What Caused Westpac MNI Consumer Sentiment to Fall?



Westpac MNI Consumer Sentiment Indicator

The Westpac MNI China CSI (Consumer Sentiment Indicator) is made up of five major sub-indicators—durable buying conditions, current business conditions indicator, stock investment indicator, real estate investment indicator, and car purchase indicator.

The Westpac MNI China CSI fell 3.1% to 114.2 in May from 117.8 in April. All of the components of the headline indicator contributed to the fall. The most significant adjustment occurred in consumers’ assessment of their household finances. This impacted durable buying conditions. The assessment of business conditions fared relatively better, but the outlook deteriorated.

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Consumers turn risk averse

The current personal finances indicator fell 5.5% in May to 104.3. The expectations for personal finances fell 2.8% to 112.8. The heightened uncertainty about family income saw respondents turn more risk averse when choosing a destination for their savings. This was highlighted by a series high 56.7% nominating bank deposits as the wisest place for savings. The durable buying conditions indicator fell 4.2% to 104.0 in May. The sentiment on buying phones, computers, and appliances all fell sharply.

May’s survey revealed a disparity between consumers in East China and those in Middle or West China. West China has been hit the most by overcapacity and the slower growth. East China is driven more by consumption. Consumer confidence fell 7.6% in Middle or West China compared to a more muted 0.9% fall in East China.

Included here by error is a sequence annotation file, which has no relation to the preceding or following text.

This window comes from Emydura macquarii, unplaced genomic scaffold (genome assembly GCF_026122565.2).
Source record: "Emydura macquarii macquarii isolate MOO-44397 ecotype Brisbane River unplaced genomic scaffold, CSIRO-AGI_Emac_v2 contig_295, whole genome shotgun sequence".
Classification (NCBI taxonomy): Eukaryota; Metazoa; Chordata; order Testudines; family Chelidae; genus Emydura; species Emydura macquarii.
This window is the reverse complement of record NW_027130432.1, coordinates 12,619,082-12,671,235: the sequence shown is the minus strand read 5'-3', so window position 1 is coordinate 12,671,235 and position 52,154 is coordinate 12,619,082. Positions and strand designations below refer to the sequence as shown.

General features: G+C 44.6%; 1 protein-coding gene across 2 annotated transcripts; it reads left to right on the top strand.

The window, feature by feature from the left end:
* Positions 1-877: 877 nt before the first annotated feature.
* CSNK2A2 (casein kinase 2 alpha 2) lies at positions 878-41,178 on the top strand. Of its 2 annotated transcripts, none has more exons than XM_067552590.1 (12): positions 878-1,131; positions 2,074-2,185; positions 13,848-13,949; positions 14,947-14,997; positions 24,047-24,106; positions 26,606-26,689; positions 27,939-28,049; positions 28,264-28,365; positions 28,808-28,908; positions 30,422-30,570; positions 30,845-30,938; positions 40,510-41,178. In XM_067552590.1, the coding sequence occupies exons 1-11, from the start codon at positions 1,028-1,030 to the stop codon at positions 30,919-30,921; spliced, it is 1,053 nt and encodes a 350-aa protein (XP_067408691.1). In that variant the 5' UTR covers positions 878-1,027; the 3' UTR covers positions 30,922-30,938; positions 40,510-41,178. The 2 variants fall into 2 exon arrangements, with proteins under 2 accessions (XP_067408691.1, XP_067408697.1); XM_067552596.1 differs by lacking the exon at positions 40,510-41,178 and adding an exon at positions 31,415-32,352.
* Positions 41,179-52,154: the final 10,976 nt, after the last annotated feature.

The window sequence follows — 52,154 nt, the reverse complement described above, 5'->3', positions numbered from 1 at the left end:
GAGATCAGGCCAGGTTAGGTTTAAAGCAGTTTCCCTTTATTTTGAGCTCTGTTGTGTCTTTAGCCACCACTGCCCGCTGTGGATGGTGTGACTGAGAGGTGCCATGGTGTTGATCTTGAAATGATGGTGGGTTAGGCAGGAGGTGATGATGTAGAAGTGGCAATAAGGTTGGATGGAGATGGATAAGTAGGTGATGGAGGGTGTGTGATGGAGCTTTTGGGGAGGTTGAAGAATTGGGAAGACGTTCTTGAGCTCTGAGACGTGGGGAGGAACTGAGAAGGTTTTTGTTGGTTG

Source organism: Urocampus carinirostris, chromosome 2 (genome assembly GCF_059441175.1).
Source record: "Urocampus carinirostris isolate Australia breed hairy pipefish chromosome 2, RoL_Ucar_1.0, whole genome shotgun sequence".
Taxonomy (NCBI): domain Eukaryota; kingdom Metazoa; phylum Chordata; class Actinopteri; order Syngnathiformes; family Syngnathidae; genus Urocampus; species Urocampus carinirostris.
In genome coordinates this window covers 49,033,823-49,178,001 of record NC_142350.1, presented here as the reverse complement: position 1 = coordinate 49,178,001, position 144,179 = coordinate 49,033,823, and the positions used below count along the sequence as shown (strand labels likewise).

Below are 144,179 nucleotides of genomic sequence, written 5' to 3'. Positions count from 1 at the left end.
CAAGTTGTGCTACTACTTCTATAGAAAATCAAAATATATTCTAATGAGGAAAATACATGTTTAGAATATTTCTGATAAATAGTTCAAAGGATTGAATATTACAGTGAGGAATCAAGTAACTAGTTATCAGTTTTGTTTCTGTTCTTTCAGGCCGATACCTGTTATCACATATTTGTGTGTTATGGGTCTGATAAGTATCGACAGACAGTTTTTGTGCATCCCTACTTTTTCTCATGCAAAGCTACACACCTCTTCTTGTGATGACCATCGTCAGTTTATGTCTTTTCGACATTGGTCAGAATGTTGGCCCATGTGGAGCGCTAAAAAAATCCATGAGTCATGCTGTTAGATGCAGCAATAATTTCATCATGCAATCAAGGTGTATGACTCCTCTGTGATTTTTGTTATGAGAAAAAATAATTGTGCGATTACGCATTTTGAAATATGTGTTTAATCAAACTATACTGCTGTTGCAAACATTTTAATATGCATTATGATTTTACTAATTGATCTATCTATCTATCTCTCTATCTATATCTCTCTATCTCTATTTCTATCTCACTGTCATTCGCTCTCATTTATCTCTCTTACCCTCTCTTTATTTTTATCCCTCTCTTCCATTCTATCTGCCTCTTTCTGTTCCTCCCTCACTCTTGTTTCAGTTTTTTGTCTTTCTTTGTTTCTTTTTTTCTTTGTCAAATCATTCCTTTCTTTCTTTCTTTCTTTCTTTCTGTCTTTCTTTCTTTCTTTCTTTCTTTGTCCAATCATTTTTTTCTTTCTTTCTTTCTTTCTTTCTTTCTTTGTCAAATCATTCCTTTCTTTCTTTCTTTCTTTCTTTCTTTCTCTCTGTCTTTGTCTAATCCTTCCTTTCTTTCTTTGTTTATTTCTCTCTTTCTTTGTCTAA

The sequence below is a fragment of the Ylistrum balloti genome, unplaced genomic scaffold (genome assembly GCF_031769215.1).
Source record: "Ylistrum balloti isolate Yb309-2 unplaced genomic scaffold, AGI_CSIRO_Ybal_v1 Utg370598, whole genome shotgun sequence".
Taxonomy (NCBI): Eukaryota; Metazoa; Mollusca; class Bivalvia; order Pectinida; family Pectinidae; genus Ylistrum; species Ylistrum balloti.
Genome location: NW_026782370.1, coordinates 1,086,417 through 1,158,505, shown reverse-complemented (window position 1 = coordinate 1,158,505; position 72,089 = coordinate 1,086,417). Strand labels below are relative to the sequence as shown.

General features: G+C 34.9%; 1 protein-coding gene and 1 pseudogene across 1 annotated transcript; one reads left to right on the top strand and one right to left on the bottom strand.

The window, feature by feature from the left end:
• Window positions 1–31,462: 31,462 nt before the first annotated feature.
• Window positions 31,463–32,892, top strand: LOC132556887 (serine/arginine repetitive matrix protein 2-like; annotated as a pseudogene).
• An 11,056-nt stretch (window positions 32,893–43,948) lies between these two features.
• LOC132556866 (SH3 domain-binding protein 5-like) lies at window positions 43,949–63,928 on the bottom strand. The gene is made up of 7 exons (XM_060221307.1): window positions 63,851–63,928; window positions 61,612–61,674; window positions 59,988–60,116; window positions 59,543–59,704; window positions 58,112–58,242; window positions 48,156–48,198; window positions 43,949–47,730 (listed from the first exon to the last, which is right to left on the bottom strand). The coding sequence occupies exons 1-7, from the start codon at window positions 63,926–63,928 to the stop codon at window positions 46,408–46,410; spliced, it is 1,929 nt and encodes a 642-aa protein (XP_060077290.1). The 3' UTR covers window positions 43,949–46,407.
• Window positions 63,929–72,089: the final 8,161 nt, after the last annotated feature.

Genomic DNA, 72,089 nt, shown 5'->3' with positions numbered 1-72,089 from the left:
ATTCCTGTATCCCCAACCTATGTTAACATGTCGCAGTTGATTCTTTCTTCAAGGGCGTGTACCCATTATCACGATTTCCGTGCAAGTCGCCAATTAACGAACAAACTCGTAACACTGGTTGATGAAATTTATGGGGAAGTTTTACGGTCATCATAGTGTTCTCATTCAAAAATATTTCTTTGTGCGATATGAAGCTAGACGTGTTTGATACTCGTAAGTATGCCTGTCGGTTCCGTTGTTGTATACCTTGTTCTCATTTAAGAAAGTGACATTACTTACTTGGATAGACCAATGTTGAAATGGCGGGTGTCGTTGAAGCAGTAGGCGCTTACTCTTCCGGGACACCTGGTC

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Chinese consumers take a cautious approach

According to Westpac senior economist Matthew Hassan, “While the overall mood still looks more positive than late last year and key areas such as employment expectations posted a notable improvement in May, the more tentative, risk-averse tone to the May survey responses suggests that, at the margin, Chinese consumers are taking a more cautious approach to spending and financial decisions.”

Impact on funds

A fall in consumer discretionary spending would benefit American depositary receipts of Chinese consumer discretionary companies such as Ctrip.com (CTRP), Jumei International (JMEI), Homeinns Hotel Group (HMIN), New Oriental Education (EDU), and Qunar Cayman Islands (QUNR).

Similarly, a fall in consumer sentiment is positive for the entire consumer and retail sector. This would benefit mutual funds such as the Clough China Fund – Class A (CHNAX). It has sizable exposure to stocks from the consumer discretionary sector. Even ETFs such as the iShares MSCI China ETF (MCHI) and the SPDR S&P China ETF (GXC) would benefit.


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